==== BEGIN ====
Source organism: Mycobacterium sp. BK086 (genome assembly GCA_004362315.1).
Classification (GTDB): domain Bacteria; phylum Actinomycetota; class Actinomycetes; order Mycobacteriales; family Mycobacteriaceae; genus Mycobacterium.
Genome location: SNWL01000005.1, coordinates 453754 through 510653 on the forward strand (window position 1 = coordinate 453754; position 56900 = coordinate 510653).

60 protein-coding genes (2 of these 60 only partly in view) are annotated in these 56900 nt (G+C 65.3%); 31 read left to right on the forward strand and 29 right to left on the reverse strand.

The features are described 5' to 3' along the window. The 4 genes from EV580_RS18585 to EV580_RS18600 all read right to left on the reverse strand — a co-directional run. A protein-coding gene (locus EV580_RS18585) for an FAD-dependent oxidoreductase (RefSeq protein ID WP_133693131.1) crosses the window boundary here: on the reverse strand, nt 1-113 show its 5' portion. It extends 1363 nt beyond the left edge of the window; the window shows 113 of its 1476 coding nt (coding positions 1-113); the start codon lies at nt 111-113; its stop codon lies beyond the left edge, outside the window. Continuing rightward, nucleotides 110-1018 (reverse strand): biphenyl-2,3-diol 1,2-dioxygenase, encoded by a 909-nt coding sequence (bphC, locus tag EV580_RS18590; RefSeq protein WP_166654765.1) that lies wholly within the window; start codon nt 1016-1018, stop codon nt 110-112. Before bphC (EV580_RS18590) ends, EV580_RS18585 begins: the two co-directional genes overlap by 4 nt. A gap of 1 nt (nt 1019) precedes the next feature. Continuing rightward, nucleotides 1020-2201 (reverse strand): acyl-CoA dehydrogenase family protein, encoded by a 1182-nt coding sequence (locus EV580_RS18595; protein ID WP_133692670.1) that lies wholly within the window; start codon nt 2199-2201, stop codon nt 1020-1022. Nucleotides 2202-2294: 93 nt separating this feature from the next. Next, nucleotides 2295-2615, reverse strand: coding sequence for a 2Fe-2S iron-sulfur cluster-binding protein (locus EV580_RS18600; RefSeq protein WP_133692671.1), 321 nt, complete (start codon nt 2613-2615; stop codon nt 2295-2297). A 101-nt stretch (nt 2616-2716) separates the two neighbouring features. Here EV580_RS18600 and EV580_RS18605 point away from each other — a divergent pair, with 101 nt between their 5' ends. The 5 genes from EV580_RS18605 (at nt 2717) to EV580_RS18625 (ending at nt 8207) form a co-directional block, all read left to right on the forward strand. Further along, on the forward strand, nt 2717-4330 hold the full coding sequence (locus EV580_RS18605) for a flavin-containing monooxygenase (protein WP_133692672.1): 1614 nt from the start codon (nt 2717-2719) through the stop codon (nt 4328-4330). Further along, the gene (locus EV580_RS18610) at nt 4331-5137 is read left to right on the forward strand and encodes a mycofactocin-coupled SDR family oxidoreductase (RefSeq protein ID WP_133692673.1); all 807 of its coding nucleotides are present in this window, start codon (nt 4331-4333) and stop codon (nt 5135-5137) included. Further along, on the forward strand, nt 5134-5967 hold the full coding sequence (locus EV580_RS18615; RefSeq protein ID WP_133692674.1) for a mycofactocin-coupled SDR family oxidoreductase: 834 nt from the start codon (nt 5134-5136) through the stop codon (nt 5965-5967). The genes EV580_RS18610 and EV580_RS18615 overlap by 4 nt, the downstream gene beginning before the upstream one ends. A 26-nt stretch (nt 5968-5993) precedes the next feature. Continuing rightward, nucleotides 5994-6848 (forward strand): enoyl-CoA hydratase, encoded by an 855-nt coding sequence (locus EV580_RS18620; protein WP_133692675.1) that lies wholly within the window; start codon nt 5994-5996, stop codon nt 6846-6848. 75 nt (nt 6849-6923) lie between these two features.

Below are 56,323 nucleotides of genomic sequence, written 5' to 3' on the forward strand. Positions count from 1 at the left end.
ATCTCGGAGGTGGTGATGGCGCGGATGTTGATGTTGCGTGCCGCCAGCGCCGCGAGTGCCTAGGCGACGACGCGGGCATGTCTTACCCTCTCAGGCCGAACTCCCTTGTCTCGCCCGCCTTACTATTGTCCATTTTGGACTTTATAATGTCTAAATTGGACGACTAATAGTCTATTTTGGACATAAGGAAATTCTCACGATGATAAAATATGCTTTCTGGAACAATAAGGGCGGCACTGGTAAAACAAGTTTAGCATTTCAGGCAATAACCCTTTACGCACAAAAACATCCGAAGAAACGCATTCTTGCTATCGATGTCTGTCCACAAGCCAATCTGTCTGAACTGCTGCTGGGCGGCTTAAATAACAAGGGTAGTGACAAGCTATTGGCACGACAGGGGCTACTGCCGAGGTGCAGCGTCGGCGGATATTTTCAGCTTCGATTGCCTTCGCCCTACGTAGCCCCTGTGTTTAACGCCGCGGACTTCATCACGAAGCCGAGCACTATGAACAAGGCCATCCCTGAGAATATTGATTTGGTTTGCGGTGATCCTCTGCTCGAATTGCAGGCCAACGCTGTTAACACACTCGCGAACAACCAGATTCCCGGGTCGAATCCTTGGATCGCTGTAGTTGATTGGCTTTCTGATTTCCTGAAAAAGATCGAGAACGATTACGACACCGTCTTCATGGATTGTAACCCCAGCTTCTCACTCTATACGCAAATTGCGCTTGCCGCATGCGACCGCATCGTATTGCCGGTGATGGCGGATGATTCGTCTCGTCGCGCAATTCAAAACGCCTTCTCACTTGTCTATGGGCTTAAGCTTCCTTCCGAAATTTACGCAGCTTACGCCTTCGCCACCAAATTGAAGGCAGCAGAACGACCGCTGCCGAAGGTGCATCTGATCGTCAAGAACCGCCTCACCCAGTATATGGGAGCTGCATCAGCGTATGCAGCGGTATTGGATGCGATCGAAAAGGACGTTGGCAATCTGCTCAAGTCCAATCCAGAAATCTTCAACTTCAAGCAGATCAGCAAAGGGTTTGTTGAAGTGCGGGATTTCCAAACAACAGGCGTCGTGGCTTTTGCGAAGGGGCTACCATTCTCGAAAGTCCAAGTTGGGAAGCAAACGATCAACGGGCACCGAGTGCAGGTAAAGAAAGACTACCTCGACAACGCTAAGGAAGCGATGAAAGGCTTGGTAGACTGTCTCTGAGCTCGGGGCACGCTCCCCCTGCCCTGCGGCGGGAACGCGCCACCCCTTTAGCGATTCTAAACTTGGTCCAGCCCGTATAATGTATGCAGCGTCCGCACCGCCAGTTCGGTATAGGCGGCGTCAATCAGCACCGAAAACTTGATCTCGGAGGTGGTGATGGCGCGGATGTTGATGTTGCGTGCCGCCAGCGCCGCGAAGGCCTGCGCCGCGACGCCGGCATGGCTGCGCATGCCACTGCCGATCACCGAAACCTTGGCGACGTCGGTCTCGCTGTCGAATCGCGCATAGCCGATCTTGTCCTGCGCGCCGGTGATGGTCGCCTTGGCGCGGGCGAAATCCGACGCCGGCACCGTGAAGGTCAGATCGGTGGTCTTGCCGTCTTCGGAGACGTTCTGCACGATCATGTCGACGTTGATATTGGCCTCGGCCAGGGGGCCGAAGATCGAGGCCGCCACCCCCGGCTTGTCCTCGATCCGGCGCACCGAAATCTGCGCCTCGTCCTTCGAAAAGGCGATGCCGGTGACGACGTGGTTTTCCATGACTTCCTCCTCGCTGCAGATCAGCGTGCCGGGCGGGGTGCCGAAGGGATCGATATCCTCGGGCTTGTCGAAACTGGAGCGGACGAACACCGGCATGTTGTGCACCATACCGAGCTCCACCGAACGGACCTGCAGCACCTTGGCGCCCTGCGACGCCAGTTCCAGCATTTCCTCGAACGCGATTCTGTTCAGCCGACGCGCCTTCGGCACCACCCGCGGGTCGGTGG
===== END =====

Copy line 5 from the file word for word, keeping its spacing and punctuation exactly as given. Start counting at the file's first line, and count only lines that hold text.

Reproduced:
The features are described 5' to 3' along the window. The 4 genes from EV580_RS18585 to EV580_RS18600 all read right to left on the reverse strand — a co-directional run. A protein-coding gene (locus EV580_RS18585) for an FAD-dependent oxidoreductase (RefSeq protein ID WP_133693131.1) crosses the window boundary here: on the reverse strand, nt 1-113 show its 5' portion. It extends 1363 nt beyond the left edge of the window; the window shows 113 of its 1476 coding nt (coding positions 1-113); the start codon lies at nt 111-113; its stop codon lies beyond the left edge, outside the window. Continuing rightward, nucleotides 110-1018 (reverse strand): biphenyl-2,3-diol 1,2-dioxygenase, encoded by a 909-nt coding sequence (bphC, locus tag EV580_RS18590; RefSeq protein WP_166654765.1) that lies wholly within the window; start codon nt 1016-1018, stop codon nt 110-112. Before bphC (EV580_RS18590) ends, EV580_RS18585 begins: the two co-directional genes overlap by 4 nt. A gap of 1 nt (nt 1019) precedes the next feature. Continuing rightward, nucleotides 1020-2201 (reverse strand): acyl-CoA dehydrogenase family protein, encoded by a 1182-nt coding sequence (locus EV580_RS18595; protein ID WP_133692670.1) that lies wholly within the window; start codon nt 2199-2201, stop codon nt 1020-1022. Nucleotides 2202-2294: 93 nt separating this feature from the next. Next, nucleotides 2295-2615, reverse strand: coding sequence for a 2Fe-2S iron-sulfur cluster-binding protein (locus EV580_RS18600; RefSeq protein WP_133692671.1), 321 nt, complete (start codon nt 2613-2615; stop codon nt 2295-2297). A 101-nt stretch (nt 2616-2716) separates the two neighbouring features. Here EV580_RS18600 and EV580_RS18605 point away from each other — a divergent pair, with 101 nt between their 5' ends. The 5 genes from EV580_RS18605 (at nt 2717) to EV580_RS18625 (ending at nt 8207) form a co-directional block, all read left to right on the forward strand. Further along, on the forward strand, nt 2717-4330 hold the full coding sequence (locus EV580_RS18605) for a flavin-containing monooxygenase (protein WP_133692672.1): 1614 nt from the start codon (nt 2717-2719) through the stop codon (nt 4328-4330). Further along, the gene (locus EV580_RS18610) at nt 4331-5137 is read left to right on the forward strand and encodes a mycofactocin-coupled SDR family oxidoreductase (RefSeq protein ID WP_133692673.1); all 807 of its coding nucleotides are present in this window, start codon (nt 4331-4333) and stop codon (nt 5135-5137) included. Further along, on the forward strand, nt 5134-5967 hold the full coding sequence (locus EV580_RS18615; RefSeq protein ID WP_133692674.1) for a mycofactocin-coupled SDR family oxidoreductase: 834 nt from the start codon (nt 5134-5136) through the stop codon (nt 5965-5967). The genes EV580_RS18610 and EV580_RS18615 overlap by 4 nt, the downstream gene beginning before the upstream one ends. A 26-nt stretch (nt 5968-5993) precedes the next feature. Continuing rightward, nucleotides 5994-6848 (forward strand): enoyl-CoA hydratase, encoded by an 855-nt coding sequence (locus EV580_RS18620; protein WP_133692675.1) that lies wholly within the window; start codon nt 5994-5996, stop codon nt 6846-6848. 75 nt (nt 6849-6923) lie between these two features.